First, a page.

Conservative Owen Paterson has resigned as the MP for North Shropshire amid an ongoing lobbying scandal that forced the government into an embarrassing U-turn. Paterson has vowed to remain a “public servant.”
In a statement on Thursday, Paterson said that, after consulting with his family, he would be resigning from politics. The MP was deemed by the Commons Standards Committee to have broken the rules when he used his position as MP to lobby for two companies he worked for as an adviser. The roles paid him some £100,000 a year on top of his Commons salary.
“I maintain that I am totally innocent of what I have been accused of and I acted at all times in the interests of public health and safety,” he said in his resignation letter, adding that the current system did not give him the chance to clear his name. The MP described the decision as “painful” but the right one, adding: “I will remain a public servant but outside the cruel world of politics.”
My statement today: pic.twitter.com/gZocV3WIwS
— Owen Paterson (@OwenPaterson) November 4, 2021
Beyond having his integrity questioned, Paterson said the suicide of his wife, Rose, was ultimately “far, far worse.” According to emails leaked last month, the MP previously claimed there was “no doubt” that the “cruel” Commons inquiry into his alleged lobbying played a role in her suicide in June 2020.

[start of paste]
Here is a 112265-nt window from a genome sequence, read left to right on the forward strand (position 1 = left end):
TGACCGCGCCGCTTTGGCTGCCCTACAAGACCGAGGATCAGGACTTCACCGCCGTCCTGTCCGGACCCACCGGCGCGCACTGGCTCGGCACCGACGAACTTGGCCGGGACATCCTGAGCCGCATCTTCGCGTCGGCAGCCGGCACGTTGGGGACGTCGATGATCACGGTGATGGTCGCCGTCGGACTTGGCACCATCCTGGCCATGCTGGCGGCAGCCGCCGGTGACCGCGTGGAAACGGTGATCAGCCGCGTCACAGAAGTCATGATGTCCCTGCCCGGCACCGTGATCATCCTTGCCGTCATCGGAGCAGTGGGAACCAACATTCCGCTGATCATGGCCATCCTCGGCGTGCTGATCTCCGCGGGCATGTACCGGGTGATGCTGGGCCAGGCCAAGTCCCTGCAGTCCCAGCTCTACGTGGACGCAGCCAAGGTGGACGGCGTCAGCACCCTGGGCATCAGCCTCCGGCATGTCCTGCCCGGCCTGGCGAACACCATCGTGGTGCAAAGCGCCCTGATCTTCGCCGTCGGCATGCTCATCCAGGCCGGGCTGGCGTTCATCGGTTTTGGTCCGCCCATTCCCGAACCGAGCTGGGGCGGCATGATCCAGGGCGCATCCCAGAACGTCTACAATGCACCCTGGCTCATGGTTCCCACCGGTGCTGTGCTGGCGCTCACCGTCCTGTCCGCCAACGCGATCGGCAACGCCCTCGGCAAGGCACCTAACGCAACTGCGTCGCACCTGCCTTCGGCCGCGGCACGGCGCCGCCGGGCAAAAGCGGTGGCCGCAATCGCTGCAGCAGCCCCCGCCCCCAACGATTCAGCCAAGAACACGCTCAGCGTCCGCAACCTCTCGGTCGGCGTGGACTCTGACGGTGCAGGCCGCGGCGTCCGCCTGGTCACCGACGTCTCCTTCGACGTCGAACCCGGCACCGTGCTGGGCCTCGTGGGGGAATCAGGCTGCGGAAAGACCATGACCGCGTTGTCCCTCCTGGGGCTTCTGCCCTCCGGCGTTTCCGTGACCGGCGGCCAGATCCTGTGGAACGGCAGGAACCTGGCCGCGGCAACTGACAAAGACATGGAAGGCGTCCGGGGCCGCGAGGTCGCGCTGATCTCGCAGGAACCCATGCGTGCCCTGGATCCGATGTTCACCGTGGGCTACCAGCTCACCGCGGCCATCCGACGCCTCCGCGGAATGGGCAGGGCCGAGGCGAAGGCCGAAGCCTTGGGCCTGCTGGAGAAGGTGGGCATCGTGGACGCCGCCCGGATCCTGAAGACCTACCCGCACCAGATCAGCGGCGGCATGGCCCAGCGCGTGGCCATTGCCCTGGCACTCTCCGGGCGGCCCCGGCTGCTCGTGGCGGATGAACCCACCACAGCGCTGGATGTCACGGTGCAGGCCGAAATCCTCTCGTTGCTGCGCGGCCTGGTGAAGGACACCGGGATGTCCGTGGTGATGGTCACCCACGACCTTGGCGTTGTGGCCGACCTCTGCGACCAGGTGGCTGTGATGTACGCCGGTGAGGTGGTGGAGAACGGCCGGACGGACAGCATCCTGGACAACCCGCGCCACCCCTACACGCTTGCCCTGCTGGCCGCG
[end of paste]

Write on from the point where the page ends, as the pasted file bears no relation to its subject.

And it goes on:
In his resignation letter on Thursday, the politician claimed that the last few days have been “intolerable” for the family, noting that some MPs “publicly mocked and derided” his wife’s death. His children had asked him to resign from politics, he said.
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Parliament was in the process of deciding whether Paterson should be suspended for the lobbying. On Wednesday, the government proposed restructuring the way the Commons disciplinary process operates in an effort to back their MP. The government later U-turned after a public backlash, as it became apparent that there would be no cross-party consensus.
Earlier on Thursday, Jacob Rees-Mogg, the leader of the House of Commons, said that the government would give details on a new vote concerning the MP’s potential suspension in due course.
Last week, the Commons Standards Committee concluded that Paterson misused his position, following a critical report on his behaviour by Standards Commissioner Kathryn Stone. The committee recommended that he be suspended for 30 sitting days.
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